17 Sep learning how to say things out loud…
Several months ago I was in a really bad place.
I was drained, exhausted, worn down. I hesitate to say I was depressed, because I know so many people who battle with darker demons, but I was very sad.
My emotions were manifesting physically, and I was swiftly reaching a point where I could barely get out of bed, much less move my body. I hurt everywhere. Physically, emotionally, I was simply… in pain. I went to my job, put a smile on my face, kept my customers happy. Came home, curled up in a ball, and wrapped myself in a blanket with my heating pad. I was having panic attacks with great regularity. I slept a lot… sometimes I cried. It took everything I had just to get through each day. This went on for four months.
During that time, a dear friend of mine came to town. Several days in a row she tried to meet up with me. We hadn’t seen each other in a few years, due to the fact that we’d both moved to different states. I made excuses each time she called. She kept trying. I kept brushing her off. She went home. I didn’t see her.
I tend to face pain as a solitary. I go into survival mode. I get quiet, turn inward, shut out the people who love me, block out the sounds and movements of everything outside of me. This has always been my way.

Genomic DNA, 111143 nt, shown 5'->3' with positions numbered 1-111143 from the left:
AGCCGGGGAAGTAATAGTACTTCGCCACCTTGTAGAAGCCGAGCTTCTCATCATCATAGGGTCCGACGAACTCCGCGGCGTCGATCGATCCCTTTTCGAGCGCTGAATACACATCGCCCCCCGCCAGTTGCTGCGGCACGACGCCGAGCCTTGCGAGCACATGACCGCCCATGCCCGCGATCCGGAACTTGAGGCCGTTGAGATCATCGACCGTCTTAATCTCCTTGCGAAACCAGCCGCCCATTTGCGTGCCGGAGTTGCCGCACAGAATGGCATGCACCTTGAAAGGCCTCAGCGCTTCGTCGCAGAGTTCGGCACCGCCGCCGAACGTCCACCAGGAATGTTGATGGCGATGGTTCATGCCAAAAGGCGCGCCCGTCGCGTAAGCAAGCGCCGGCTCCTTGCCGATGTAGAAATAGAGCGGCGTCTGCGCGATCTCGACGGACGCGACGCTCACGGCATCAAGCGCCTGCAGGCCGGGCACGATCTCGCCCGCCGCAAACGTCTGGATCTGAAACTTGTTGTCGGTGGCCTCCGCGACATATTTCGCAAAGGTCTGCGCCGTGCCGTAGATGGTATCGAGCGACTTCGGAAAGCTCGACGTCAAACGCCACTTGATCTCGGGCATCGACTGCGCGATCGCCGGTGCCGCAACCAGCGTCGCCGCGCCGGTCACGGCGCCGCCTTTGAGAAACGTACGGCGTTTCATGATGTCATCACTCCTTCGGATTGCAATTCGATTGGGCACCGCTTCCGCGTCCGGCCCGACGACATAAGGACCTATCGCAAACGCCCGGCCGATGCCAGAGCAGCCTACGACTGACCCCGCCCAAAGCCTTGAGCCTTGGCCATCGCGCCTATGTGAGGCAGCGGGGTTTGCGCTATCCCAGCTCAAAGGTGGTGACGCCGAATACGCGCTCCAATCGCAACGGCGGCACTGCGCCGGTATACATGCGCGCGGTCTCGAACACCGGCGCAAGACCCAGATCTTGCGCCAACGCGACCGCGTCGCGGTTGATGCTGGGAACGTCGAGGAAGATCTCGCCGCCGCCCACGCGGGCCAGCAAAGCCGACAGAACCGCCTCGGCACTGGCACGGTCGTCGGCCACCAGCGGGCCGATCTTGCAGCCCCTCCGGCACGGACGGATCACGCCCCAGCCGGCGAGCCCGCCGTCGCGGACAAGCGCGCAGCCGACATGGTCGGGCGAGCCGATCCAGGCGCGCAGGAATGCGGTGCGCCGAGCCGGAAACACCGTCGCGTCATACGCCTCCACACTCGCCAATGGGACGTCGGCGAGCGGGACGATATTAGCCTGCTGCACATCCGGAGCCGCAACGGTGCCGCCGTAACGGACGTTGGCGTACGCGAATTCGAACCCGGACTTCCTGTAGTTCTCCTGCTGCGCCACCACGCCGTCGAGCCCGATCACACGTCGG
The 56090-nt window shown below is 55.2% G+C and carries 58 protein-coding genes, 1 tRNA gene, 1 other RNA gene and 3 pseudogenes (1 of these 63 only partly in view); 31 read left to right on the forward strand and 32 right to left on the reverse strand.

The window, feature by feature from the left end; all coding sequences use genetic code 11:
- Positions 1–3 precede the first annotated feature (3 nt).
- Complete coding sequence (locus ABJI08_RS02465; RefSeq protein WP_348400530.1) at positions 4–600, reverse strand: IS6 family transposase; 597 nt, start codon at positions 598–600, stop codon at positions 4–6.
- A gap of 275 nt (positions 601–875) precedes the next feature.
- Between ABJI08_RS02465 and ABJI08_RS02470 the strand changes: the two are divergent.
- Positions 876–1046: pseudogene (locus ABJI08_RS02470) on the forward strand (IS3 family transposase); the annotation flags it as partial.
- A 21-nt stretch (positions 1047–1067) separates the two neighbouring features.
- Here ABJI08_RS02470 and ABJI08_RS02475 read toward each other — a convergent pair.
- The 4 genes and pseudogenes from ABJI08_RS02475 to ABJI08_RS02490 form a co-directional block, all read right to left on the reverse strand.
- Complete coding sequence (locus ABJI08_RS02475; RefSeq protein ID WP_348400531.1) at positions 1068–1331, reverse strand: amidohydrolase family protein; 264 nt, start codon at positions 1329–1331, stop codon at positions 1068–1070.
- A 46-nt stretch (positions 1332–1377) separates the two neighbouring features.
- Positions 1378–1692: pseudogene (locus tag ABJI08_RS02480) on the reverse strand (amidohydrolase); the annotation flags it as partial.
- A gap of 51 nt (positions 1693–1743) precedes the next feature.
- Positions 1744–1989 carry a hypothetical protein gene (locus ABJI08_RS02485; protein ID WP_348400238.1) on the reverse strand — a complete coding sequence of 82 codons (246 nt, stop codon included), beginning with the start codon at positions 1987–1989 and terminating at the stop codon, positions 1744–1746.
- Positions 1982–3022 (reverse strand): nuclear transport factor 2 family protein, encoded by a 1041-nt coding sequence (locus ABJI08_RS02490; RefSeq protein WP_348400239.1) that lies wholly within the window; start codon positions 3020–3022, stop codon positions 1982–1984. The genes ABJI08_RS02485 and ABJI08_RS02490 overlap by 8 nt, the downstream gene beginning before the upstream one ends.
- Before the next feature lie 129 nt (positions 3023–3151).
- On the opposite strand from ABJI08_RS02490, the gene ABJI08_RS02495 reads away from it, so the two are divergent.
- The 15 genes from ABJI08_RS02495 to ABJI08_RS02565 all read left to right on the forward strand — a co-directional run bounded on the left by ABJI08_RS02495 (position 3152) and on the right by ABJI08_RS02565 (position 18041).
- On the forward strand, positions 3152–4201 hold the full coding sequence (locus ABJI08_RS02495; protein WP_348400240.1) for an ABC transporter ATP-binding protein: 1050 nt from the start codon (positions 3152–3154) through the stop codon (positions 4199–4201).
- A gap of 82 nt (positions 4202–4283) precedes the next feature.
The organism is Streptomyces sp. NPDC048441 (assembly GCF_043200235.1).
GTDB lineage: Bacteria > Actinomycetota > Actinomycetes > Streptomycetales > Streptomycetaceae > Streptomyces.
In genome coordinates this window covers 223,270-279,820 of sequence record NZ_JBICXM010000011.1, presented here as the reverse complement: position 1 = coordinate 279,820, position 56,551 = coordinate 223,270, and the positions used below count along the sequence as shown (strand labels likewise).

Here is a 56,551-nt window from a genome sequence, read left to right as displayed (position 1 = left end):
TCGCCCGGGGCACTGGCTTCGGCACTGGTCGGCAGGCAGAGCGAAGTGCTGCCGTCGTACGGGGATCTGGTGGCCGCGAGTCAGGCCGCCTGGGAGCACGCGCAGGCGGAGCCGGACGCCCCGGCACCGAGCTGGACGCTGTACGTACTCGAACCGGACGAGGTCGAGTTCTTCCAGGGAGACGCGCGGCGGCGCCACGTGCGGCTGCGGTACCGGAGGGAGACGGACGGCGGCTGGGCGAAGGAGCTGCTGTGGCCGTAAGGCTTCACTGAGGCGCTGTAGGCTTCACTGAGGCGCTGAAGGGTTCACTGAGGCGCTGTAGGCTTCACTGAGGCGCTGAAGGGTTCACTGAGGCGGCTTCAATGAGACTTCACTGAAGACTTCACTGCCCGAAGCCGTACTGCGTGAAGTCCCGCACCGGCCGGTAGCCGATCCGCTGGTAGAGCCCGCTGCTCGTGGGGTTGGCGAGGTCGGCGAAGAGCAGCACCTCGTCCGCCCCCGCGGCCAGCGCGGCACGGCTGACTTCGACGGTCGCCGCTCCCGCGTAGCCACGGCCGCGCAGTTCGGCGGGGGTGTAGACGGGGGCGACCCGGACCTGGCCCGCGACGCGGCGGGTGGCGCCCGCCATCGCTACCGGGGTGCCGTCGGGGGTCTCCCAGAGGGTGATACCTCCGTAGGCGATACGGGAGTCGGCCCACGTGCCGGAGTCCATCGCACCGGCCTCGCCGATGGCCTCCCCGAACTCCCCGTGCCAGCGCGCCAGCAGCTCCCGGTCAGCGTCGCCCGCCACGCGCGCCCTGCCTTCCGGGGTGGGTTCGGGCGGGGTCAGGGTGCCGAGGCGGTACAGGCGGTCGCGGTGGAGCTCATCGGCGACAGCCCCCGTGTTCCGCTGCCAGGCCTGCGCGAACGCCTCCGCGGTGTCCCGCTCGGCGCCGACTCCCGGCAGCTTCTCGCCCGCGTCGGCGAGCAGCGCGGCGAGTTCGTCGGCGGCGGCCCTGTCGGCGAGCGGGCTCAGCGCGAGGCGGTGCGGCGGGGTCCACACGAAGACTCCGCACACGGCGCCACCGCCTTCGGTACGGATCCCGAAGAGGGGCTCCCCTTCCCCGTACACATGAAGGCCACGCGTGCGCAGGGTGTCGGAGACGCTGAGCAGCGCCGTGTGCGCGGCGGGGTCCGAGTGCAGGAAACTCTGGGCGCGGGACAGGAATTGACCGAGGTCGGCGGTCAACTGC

Nineteen years ago, when I was in the hospital giving birth to my son, I went deep. As I was entering into the hardest phases of birthing my child, my labor and delivery nurse calmly told me I needed to breathe. She was ready to help me, but I needed focus on her face, and be present. Instead, I shut my eyes tightly against the pain, shook my head, and went into myself. In a moment of supreme strength, this warrior woman got in my face, and shouted, “Open your eyes!”
My eyes snapped open.
“Now! Breathe. With. Me!”
A few days ago, I was overwhelmed by the fact that I’d not spoken with my friend in months, and I wrote her an apology. I told her I was sorry. I was selfish. I was in a dark place.
She forgave me.
She apologised for not recognising that I was hurting, admitted that, on some level, she knew, but didn’t know what to do for me. She still loves me. She then reminded me,
“You don’t ever have to be alone. or lonely. Or anything else.”
It’s hard… learning how to reach out. It’s a lesson I will probably always be learning. I may still “go it alone” when I’m dealing with things that are hard, scary, or painful. But I hope to remind myself, when I’m sitting in shadowy corners, that there are people who love me, people who are there for me…
People… who are willing to survive with me, and